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Woodborough’s Heritage

Woodborough, an ancient Sherwood Forest Village recorded in Domesday

Woods Foundation School has remained on Lingwood Lane (formerly known as School Lane as well as Lambley Lane at various times) throughout its three major stages of development, albeit at different sites. These sites are clearly identifiable from the plan on the left.


   1. The first school of 1736

   2. The second school of 1878

   3. The third school from 1986


At least 120 photographs have been crammed into this section about the school, however, we have a shortage of photographs from 1960's up to current times. If anyone can help, please email with details to: enquiries@woodborough-heritage.org.uk


The First Period 1736 to 1878 ~ Woodborough Endowed School
The first school was a two story building which was later increased by the addition of a third storey as can be seen in the 1922 photograph on the left. The change in brickwork to heighten the building is also visible. Elsewhere on this website there is an article about this building entitled The Old Vicarage, first as a school then as a Vicarage.

The building has been subject to a great deal of phased extensions and alterations over these 142 years. It eventually became a vicarage in 1878 when a new purpose built school was opened further along Lingwood Lane on the opposite side of the road. To read more about the building use this link: Woodborough was endowed with a school 134 years before the first Education Act. In 1736 the Rev’d Montague Wood, Rector of St Michael Royal, London founded the first school in Woodborough and endowed it with 60 acres of land at Blidworth, Stapleford and Woodborough. The rents and profits from this land were administered through Trustees and used to provide a salary for the schoolmaster and for repairs to the school building. Montague Wood was a descendent of John Wood who gave the altar table and who owned Hertford Manor (known locally as ‘Middle Manor’ but known today as the Manor House). This was sited on the west side of Governors’ Field with the church on the east side. His sisters were buried in Woodborough in 1722 and 1738 and memorials to several of the Wood family are to be found on the north side of the chancel. He helped to increase the endowment of the vicar of Woodborough and finally left his local property to William Edge, the churchwarden who was so concerned about non-resident vicars. Woods School was thus funded by a trust to advance the education of the youth in accordance with the doctrines of the Church of England.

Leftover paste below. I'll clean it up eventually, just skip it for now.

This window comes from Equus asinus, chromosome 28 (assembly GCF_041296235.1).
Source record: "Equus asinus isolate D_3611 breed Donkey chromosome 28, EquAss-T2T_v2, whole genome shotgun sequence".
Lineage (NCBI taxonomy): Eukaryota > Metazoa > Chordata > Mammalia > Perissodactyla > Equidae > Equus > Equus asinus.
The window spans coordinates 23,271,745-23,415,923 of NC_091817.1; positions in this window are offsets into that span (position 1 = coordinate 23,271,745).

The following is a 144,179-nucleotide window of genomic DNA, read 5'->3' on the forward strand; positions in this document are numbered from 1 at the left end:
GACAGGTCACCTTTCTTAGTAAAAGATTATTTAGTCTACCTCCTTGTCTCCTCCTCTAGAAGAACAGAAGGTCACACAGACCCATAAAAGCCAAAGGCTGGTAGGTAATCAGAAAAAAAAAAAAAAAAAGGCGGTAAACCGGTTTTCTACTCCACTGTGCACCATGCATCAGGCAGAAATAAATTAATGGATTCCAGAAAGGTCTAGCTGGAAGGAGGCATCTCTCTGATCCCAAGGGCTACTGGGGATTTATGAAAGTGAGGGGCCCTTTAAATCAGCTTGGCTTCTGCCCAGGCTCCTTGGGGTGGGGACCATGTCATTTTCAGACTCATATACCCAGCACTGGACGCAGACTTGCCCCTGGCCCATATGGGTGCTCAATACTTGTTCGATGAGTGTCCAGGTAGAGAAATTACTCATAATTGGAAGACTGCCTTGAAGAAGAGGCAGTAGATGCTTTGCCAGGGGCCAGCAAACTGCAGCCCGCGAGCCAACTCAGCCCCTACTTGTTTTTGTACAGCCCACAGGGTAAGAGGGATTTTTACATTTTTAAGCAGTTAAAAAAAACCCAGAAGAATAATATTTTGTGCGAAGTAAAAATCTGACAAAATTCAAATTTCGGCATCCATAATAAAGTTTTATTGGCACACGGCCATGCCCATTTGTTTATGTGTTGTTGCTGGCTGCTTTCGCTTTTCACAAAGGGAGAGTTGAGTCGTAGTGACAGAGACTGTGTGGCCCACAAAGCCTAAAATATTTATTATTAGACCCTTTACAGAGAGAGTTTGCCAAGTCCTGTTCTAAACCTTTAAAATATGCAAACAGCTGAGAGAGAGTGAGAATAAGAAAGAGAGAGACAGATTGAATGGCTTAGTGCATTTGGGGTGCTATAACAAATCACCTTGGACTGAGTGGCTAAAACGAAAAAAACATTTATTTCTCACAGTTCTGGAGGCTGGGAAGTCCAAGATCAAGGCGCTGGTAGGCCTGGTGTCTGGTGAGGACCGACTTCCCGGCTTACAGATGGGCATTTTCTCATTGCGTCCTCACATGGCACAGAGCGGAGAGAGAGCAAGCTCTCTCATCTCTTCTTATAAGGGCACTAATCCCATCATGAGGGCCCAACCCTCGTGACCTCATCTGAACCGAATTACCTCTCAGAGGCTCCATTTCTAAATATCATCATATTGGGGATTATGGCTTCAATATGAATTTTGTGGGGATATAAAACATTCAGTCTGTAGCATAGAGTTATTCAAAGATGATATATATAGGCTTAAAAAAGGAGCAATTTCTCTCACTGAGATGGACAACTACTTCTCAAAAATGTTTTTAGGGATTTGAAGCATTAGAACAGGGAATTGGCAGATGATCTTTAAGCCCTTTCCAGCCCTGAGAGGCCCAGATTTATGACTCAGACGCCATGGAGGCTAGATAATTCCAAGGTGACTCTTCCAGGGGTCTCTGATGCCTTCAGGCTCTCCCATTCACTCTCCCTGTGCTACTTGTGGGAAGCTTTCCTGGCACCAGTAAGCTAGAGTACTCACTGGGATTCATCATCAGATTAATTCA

The original school, which was part of the Old Vicarage, had a schoolroom 18ft long by 14ft 6in. wide and 8ft 6in. high. Alongside was a cottage not much bigger; Richard later enlarged the building to 23ft by 19ft 8in. with an adjoining study and two storeys of bedrooms above. It also had two cellars with kitchen and pantry above and a bedroom, so he could take boarders.

Mr Oldacres died in 1785 after being master for 22 years and was succeeded as Curate and Master by his son, the Rev’d Samuel Oldacres who rebuilt the school and further enlarged the house at a cost of £300, adding conveniences for £100 and a stable and coach-house, since demolished, for £60. His salary was £95. When Samuel became Rector of Gonalston in 1812, the Rev’d James Hewes, who had married Richard's sister, succeeded him. James died in 1837 and was succeeded by Richard's grandson, the Rev’d Samuel Lealand Oldacres with a salary on £109 per annum. In 1840 he was responsible for rebuilding the whole of the original school except the outer walls, and enlarging the house. He also built “garden walls and conveniences” and a stable and coach-house.